Several Dead From Tickborne Disease in California

( – Reports of five cases in Southern California of the tick-borne disease known as Rocky Mountain Spotted Fever (RMSF) since July 2023, three of whom died, prompted the CDC to release an official health advisory to healthcare providers and the public on December 8. The CDC warned that all of the five individuals who contracted RMSF had visited Tecate in Baja California, Mexico, before falling ill.

Brown dog ticks infected with Rickettsia rickettsii transmit the disease through their bites. Both the ticks and the pathogen are endemic to northern Mexico states, the Southwest US region, and the Eastern, Central, and Western US.

The CDC provided demographic information about the five patients who required hospitalization in California. Three of the five individuals who presented at hospitals in Southern California were US citizens, and two were Mexican citizens. Four of the five were minors. RMSF is five times more likely to kill children younger than 10 than adults.

Doxycycline remains the preferred treatment against RMSF for all ages. The CDC cautioned healthcare providers who suspected RMSF from a differential diagnosis to begin treatment immediately rather than waiting for laboratory confirmation. The agency stressed. “Early treatment with doxycycline saves lives.”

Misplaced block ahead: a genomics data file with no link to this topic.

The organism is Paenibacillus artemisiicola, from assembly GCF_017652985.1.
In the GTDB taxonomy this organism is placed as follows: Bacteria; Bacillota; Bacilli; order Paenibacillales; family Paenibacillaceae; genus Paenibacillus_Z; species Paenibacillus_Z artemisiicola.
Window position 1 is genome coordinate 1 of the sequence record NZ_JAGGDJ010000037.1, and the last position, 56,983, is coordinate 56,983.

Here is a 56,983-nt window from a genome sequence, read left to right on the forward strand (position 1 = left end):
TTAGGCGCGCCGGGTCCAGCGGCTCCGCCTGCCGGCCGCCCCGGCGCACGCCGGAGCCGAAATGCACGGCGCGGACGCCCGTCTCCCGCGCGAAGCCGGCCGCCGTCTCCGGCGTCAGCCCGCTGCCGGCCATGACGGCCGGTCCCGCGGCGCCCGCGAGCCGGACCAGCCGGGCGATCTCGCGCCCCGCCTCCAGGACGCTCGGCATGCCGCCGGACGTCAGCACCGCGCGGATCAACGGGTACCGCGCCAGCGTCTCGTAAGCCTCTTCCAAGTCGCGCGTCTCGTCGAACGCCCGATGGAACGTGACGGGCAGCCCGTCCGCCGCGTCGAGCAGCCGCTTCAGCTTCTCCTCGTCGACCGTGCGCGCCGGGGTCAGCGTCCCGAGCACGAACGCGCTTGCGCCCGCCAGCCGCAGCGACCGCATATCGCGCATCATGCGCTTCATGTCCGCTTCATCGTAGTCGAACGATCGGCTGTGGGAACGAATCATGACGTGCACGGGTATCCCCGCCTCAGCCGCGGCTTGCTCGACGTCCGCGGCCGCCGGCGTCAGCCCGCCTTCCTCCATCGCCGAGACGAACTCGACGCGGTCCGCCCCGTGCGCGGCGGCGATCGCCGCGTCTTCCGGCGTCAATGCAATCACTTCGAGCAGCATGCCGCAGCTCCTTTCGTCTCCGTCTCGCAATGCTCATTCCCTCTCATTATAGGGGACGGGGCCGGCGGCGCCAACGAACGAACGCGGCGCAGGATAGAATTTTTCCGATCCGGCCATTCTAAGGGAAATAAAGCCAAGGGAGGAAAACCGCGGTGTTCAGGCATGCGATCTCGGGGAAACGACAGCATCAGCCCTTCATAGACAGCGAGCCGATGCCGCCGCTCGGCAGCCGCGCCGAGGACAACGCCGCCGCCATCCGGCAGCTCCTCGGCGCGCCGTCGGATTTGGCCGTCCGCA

The disease can progress rapidly, and CDC statistics showed that half of those who die from the infection succumb within eight days of symptom onset. Additionally, RMSF often results in death if left untreated. The agency cited a fatality rate in Mexico exceeding 40% in untreated cases.

The CDC warned health professionals and the public to consider RMSF as a possibility if patients recently visited Mexico or other regions known for cases of the disease or if patients exhibit the following symptoms:

  • Fever
  • Headache
  • Rash, especially a macular or flat rash that appears on the back of the hands or arms and looks like petechia
  • Malaise
  • Myalgia or achiness
  • Swelling around the eyes or on the backs of the hands
  • Nausea, vomiting, or the inability to keep food down

The symptoms can progress to disorientation, coma, compromised respiratory response, necrosis, and multiorgan systemic damage leading to death.

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